Digital Dimdima
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 Wilma Rudolph
 Teofilo Stevenson
 Raymond Ewry
 Nasser Hussain
 Paavo Nurmi
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 Vivian Richards
 Naim Suleimanov
 Great Sportsmen Aren’t Perfect!
 Farokh Engineer
 Nadia Comaneci
 Gundappa Viswanath
 Glenn McGrath
 Sergei Bubka
 Andy Roberts
 Florence Griffith Joyner
 Rahul Dravid
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 Ladhabhai N. Amar Singh
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 Dick Fosbury
 Adam Craig Gilchrist
 VVS Laxman
 Dhyan Chand
 Vishwanath's Humour
 Geoff Boycott
 Anil Kumble
 Greg Louganis
 On the other side of a slump is victory!
 Richie Benaud
 Milkha Singh
 Fanny Blankers-Koen
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 Kumar Shri Ranjitsinhji
 Carl Lewis
 Sir Donald George Bradman
 Bob Beamon
 Dilip Narayan Sardesai
 Frank Mortimer Maglinne Worrell
 Babe Didrikson
 Al Oerter
 Are you a Winner or a Quitter?
 Garfield St. Aubrun Sobers
 Dennis Keith Lillee
 Sir Len
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 Abebe Bikila
 Dawn Fraser
 Jesse Owens
 James B. Connolly
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 Mark Spitz
 Leander Paes
 Myth No. 10
 Myth No. 9
 Myth No. 8
  Lasse Viren
 Johnny Weissmuller
 Sir Neville Cardus
 Dilip Balwant Vengsarkar
 Myth No. 7
 Jim Thorpe
 Focus on Dreams
 Stephen Rodger Waugh
 Myth No 6
 Irina Kirzenstein
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 Practice to Perfect!
 Myth No. 5
 David Gower’s Curry
 Myth No. 4
 Sanjay Vijay Manjrekar
 Anju George
 Myth No. 3
 Myth No. 2
 Steffi Graf
 Laws of Success in Sport
 Lala Amarnath
 Arthur Mailey
 Myth No. 1
 Sachin Slogs, but Smiles too!
 Mansur Ali Khan of Pataudi
 Mulvantrai Himatlal 'Vinoo' Mankad
 Muhammad Ali
 Intimidating Opponents
 Baichung Bhutia
 Sandeep Madhusudan Patil
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 You are Your Dreams
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 Javagal Srinath
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 Sunil Gavaskar
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 Speed and Agility
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 Alec Bedser
 Bob Beamon
 Muscle Strength
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 Fred Spofforth & the Ashes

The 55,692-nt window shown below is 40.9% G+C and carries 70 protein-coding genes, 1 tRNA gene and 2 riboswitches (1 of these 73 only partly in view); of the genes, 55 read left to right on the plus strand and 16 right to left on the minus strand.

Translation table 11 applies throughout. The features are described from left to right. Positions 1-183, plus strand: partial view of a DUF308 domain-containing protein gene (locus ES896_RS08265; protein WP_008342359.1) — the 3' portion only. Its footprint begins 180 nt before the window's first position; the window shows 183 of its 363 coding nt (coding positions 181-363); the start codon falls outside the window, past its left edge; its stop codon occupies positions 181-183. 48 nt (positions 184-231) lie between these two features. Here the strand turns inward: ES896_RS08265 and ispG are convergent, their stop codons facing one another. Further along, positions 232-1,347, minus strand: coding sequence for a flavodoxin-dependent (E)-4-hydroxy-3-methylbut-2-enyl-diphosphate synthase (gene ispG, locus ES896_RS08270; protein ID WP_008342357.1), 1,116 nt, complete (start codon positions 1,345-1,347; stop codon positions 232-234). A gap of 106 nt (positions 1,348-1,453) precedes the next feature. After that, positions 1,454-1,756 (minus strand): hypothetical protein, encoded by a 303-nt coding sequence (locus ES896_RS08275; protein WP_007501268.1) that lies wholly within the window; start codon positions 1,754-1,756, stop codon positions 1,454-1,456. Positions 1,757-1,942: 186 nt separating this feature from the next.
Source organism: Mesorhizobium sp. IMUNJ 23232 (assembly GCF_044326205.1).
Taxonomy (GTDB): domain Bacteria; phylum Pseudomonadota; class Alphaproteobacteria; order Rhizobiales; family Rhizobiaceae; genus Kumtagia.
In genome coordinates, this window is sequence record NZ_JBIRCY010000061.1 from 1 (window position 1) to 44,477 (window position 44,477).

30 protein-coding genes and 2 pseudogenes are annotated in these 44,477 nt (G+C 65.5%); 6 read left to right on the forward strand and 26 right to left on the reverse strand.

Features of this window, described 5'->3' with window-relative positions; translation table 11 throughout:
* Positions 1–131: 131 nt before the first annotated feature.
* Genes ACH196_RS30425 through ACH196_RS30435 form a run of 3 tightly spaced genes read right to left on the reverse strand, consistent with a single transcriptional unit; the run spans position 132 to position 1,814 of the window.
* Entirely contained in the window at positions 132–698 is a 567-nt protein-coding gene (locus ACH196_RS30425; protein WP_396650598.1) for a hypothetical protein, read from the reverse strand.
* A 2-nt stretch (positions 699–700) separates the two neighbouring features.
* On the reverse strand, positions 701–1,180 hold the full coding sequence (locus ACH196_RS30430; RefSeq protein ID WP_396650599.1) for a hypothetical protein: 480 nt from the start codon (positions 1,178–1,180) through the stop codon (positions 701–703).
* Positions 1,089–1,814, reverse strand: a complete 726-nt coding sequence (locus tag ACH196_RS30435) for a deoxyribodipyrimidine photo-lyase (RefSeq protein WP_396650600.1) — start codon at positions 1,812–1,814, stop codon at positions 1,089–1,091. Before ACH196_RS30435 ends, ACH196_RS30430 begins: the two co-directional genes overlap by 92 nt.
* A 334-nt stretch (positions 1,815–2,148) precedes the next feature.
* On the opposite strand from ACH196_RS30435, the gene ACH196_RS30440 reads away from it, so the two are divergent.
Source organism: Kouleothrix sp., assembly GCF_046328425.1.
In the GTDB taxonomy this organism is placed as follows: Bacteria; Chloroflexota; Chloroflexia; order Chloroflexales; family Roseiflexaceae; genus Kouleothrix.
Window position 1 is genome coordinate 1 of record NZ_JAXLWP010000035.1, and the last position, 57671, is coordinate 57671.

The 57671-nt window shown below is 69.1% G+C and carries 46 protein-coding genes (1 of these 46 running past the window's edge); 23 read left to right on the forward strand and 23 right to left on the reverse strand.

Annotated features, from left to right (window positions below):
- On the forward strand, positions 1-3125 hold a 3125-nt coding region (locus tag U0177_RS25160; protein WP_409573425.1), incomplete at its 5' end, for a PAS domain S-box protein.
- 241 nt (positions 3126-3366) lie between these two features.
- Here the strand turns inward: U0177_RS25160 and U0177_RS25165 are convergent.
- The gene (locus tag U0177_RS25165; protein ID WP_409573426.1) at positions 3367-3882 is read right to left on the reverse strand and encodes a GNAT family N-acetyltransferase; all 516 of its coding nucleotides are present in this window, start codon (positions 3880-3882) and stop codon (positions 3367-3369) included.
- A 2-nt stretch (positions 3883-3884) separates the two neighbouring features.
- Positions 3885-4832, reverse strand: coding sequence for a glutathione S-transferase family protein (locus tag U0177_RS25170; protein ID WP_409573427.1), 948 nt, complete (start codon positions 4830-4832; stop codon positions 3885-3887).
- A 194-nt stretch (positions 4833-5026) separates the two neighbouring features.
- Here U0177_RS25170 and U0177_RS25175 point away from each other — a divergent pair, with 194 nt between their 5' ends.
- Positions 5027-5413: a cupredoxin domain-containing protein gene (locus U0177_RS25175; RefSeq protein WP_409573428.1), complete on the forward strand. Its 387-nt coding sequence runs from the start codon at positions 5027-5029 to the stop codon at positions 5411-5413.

Michael Ferreira
 Lance Armstrong
 Serena Williams
 Dhanraj Pillay
 Jeffrey Thomson
 Marion Jones
 Sachin Tendulkar
 Sourav Ganguly
 Dhyan Chand
 Trueman's Wit
 James Cleveland Owens
 Inspirational Poem
Are you a Winner or a Quitter?

There is little doubt that sport is a cruel master. There is the rough and the tumble, the daily grind of training, the Coach always breathing down your neck, the ups and downs of performances, the resultant frustrations and what have you. A career in any sport can be very, very trying. But it teaches you to face life front on.
‘Quitters never win and winners never quit’ is an oft-repeated cliché in the world of sports. But a top class athlete, who may have won several gold medals at the Olympics, will tell you that he or she may have thought about quitting sport very often during his or her short career. The real winners are the ones who carry on despite the urge to bag it all and lead a nice cushy life away from the frustrations of sport.
Quitting at the right time is what sport – and life – is all about. Look at Sunil Gavaskar who retired from first class cricket when he was at his peak. Having scored 34 test hundreds, he could have easily gone on for another two or three years. But he quit, as Vijay Merchant – another great cricketer - would say, “ When people ask why and not why not”. And just to prove that he was not finished, he turned up for a World Eleven versus England match at Lord’s after retirement and scored a big hundred! What the L’il Master did was clear thinking. He had performed well over two decades and had to think of an alternate career. Not only did he walk out with his head held high but also succeeded in his business ventures, and as a media person. He is now a respected elder statesman of the game and serves on the ICC committee.
Those who leave sport for any other reason are quitters. Sport is one road where there will be potholes all along the way. You may fall into them once in a while. It’s tough getting up and continuing as if nothing has happened. Your friends may laugh at you and your coach may abuse you and put you off. You may have self-doubts; you may wonder if you are good enough. Your parents could be telling you to quit and concentrate on your scholastic career. If you have the passion for your sport and want to be the best, then you will have to face all these frustrations and doubts and rise above them. These aren’t reasons enough to quit!
If you look up sporting history you will find thousands of stories of athletes braving disasters of all sort and coming up trumps. They are the real heroes. Besides being applauded by the sporting world, the memory of that one outstanding performance will give the athletes a lifetime of confidence. If they had quit at the wrong time, the memory of giving up could have led them to live a life of regret, hiding their faces in shame.
It’s fine if you have valid reasons to quit, with an alternate career in which you will be happier. But to quit just because you are not making headway in your chosen sport or because the road to success is laden with rocks is cowardice. Having faced all the obstacles and coming out a loser, and knowing in your heart of hearts that you tried your best can help you gain self confidence and help you become a success elsewhere. It’s not always about winning, but how you played the game. Sport teaches you not only how to succeed in life, but also to face failures.
So, the next time you think about quitting sport, think twice and then … don’t quit!

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